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My sugar wash has turned to goo.

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  • Peter Prince
    G Day .... I have been distilling for over 2 years and am now using my 3rd. still, all built from info gained on these pages, Tony Acklands site and Mike
    Message 1 of 4 , Mar 30, 2004
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      G'Day .... I have been distilling for over 2 years and am now using
      my 3rd. still, all built from info gained on these pages, Tony
      Acklands site and Mike Nixons Book.
      In that time and over a hundred litres of good spirit, I have had no
      problems with the plain white sugar wash that I use. Untill now.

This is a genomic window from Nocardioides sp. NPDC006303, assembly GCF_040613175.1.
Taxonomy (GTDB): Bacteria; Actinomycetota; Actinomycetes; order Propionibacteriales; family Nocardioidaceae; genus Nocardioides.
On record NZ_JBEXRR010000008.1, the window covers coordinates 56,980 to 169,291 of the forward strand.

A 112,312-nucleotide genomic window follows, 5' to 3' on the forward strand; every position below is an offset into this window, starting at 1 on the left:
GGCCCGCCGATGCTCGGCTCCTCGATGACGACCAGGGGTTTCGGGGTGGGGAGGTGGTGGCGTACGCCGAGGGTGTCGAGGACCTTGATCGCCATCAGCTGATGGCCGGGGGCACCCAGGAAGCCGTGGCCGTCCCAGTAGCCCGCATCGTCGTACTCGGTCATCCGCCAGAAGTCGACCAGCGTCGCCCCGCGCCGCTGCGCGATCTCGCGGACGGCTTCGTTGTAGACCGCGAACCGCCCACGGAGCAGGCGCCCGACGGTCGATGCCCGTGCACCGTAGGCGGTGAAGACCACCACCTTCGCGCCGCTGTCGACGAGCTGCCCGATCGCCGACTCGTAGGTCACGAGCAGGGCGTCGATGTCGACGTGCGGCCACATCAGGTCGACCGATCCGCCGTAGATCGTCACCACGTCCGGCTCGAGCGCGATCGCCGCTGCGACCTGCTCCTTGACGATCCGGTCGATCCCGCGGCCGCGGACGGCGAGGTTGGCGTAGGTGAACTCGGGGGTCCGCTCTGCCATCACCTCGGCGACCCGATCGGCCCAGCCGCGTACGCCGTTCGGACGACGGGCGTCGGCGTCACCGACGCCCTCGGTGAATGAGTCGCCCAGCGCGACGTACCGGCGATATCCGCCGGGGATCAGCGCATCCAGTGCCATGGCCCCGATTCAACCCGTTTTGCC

My process went like this

      Day 1 . Sterilise/rinse fermenters (4 X 25 litre ) and gear.
      Add 8 kg. sugar to each fermenter and half fill
      with hot water. (from HW system)Top up with cold after dissolving
      sugar. Temp in fermenters is about 34C.

      Day 2 . Add 1 packet Tubo yeast to each and stir.

      Day 3. Sit and watch waterlocks Bloop.
      All is normal so far.

      Day 4. Looked in at fermenters in the morning and found that 2 of
      them were blooping normally but the other 2 had a thick slimy light
      grey (almost white) goo bubbleing from the waterlocks and all over
      shelf/floor etc. Sat down in shock/horror then emptied the offending
      containers onto the garden.

      Day 5 . Looked in on remaining 2 fermenters in the morning and,
      Shock/ horror again, these both had the same thick gooey crap oozing
      from the orifice. Retired to the office and poured a stiff whisky to
      help me contemplate my past sins.